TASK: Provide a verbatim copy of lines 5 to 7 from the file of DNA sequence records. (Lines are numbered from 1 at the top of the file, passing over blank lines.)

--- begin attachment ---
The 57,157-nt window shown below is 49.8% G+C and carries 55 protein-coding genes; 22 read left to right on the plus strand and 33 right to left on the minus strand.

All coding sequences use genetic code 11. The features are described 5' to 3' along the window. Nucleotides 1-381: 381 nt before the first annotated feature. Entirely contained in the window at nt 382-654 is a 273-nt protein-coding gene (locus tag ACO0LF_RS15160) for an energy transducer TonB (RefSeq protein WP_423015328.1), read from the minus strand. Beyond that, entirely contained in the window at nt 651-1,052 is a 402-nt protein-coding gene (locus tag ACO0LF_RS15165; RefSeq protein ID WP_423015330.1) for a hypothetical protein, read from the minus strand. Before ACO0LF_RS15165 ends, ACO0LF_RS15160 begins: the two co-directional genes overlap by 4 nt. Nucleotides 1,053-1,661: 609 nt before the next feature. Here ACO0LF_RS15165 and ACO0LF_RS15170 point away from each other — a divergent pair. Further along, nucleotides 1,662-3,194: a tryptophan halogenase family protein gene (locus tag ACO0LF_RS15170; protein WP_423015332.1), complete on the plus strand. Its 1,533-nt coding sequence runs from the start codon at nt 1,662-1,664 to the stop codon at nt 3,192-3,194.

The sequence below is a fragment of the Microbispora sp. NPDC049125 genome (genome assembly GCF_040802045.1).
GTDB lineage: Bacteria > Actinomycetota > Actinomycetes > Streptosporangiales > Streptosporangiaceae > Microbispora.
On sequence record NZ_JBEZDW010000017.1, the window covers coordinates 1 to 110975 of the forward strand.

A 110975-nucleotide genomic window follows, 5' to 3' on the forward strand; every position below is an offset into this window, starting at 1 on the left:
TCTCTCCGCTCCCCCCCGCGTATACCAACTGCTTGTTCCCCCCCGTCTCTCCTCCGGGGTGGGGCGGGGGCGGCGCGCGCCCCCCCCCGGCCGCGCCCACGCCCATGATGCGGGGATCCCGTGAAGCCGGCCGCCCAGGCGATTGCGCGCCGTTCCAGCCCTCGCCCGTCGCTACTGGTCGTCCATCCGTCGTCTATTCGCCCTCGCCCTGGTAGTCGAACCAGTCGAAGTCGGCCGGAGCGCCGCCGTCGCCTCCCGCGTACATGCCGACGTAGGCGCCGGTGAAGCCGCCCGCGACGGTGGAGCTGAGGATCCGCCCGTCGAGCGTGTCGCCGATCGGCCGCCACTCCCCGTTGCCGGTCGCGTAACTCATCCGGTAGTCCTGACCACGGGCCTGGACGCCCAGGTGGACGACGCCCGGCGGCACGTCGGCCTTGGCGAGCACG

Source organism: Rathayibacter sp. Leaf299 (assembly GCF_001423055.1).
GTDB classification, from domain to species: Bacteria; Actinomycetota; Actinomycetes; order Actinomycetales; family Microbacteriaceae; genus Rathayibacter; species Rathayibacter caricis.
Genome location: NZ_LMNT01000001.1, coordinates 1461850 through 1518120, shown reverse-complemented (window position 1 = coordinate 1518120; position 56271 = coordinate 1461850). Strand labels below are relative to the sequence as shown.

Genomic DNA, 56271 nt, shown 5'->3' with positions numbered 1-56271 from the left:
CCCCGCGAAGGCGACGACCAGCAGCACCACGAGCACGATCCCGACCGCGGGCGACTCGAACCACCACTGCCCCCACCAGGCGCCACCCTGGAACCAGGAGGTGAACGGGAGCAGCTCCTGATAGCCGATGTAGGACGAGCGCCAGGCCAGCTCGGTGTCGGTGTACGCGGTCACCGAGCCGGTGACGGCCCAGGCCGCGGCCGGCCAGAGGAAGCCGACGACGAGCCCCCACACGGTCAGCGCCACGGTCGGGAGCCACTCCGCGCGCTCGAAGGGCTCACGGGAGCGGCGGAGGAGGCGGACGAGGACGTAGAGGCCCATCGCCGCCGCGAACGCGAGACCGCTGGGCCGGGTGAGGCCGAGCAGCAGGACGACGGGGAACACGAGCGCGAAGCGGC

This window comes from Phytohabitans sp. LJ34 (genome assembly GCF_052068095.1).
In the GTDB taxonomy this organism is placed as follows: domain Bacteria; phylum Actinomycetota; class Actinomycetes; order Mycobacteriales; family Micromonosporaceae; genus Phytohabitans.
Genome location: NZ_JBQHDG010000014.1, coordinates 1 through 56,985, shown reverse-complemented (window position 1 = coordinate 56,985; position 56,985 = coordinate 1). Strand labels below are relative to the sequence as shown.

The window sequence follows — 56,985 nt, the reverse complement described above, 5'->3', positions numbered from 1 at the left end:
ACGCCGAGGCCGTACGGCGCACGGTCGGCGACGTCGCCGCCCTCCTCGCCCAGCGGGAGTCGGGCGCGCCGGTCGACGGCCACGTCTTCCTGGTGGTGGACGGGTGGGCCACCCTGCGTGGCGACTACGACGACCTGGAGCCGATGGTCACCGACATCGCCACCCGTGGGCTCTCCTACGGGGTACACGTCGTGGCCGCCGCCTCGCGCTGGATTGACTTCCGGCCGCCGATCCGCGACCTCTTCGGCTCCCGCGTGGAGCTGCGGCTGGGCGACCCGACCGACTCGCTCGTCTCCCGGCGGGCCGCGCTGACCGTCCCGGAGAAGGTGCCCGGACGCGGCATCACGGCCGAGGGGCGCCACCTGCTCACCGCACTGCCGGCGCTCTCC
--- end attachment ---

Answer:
On sequence record NZ_JBEZDW010000017.1, the window covers coordinates 1 to 110975 of the forward strand.

A 110975-nucleotide genomic window follows, 5' to 3' on the forward strand; every position below is an offset into this window, starting at 1 on the left:
TCTCTCCGCTCCCCCCCGCGTATACCAACTGCTTGTTCCCCCCCGTCTCTCCTCCGGGGTGGGGCGGGGGCGGCGCGCGCCCCCCCCCGGCCGCGCCCACGCCCATGATGCGGGGATCCCGTGAAGCCGGCCGCCCAGGCGATTGCGCGCCGTTCCAGCCCTCGCCCGTCGCTACTGGTCGTCCATCCGTCGTCTATTCGCCCTCGCCCTGGTAGTCGAACCAGTCGAAGTCGGCCGGAGCGCCGCCGTCGCCTCCCGCGTACATGCCGACGTAGGCGCCGGTGAAGCCGCCCGCGACGGTGGAGCTGAGGATCCGCCCGTCGAGCGTGTCGCCGATCGGCCGCCACTCCCCGTTGCCGGTCGCGTAACTCATCCGGTAGTCCTGACCACGGGCCTGGACGCCCAGGTGGACGACGCCCGGCGGCACGTCGGCCTTGGCGAGCACG